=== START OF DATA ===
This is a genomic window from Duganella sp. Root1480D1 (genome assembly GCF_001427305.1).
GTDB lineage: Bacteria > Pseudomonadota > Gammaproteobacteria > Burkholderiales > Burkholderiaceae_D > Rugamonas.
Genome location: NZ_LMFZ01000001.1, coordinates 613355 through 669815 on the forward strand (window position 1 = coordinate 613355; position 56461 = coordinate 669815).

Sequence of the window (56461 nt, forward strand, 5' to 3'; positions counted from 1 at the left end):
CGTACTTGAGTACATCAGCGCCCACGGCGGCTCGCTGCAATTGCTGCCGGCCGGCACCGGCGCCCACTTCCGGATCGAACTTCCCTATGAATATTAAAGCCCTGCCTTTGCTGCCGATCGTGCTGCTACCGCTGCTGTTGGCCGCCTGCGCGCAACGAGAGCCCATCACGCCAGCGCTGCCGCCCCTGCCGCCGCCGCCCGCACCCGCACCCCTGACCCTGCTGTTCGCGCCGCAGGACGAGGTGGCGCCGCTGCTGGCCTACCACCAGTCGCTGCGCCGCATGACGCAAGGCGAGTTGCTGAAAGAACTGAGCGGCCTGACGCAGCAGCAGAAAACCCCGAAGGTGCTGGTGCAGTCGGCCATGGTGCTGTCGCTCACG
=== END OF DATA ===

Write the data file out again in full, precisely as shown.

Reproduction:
This is a genomic window from Duganella sp. Root1480D1 (genome assembly GCF_001427305.1).
GTDB lineage: Bacteria > Pseudomonadota > Gammaproteobacteria > Burkholderiales > Burkholderiaceae_D > Rugamonas.
Genome location: NZ_LMFZ01000001.1, coordinates 613355 through 669815 on the forward strand (window position 1 = coordinate 613355; position 56461 = coordinate 669815).

Sequence of the window (56461 nt, forward strand, 5' to 3'; positions counted from 1 at the left end):
CGTACTTGAGTACATCAGCGCCCACGGCGGCTCGCTGCAATTGCTGCCGGCCGGCACCGGCGCCCACTTCCGGATCGAACTTCCCTATGAATATTAAAGCCCTGCCTTTGCTGCCGATCGTGCTGCTACCGCTGCTGTTGGCCGCCTGCGCGCAACGAGAGCCCATCACGCCAGCGCTGCCGCCCCTGCCGCCGCCGCCCGCACCCGCACCCCTGACCCTGCTGTTCGCGCCGCAGGACGAGGTGGCGCCGCTGCTGGCCTACCACCAGTCGCTGCGCCGCATGACGCAAGGCGAGTTGCTGAAAGAACTGAGCGGCCTGACGCAGCAGCAGAAAACCCCGAAGGTGCTGGTGCAGTCGGCCATGGTGCTGTCGCTCACG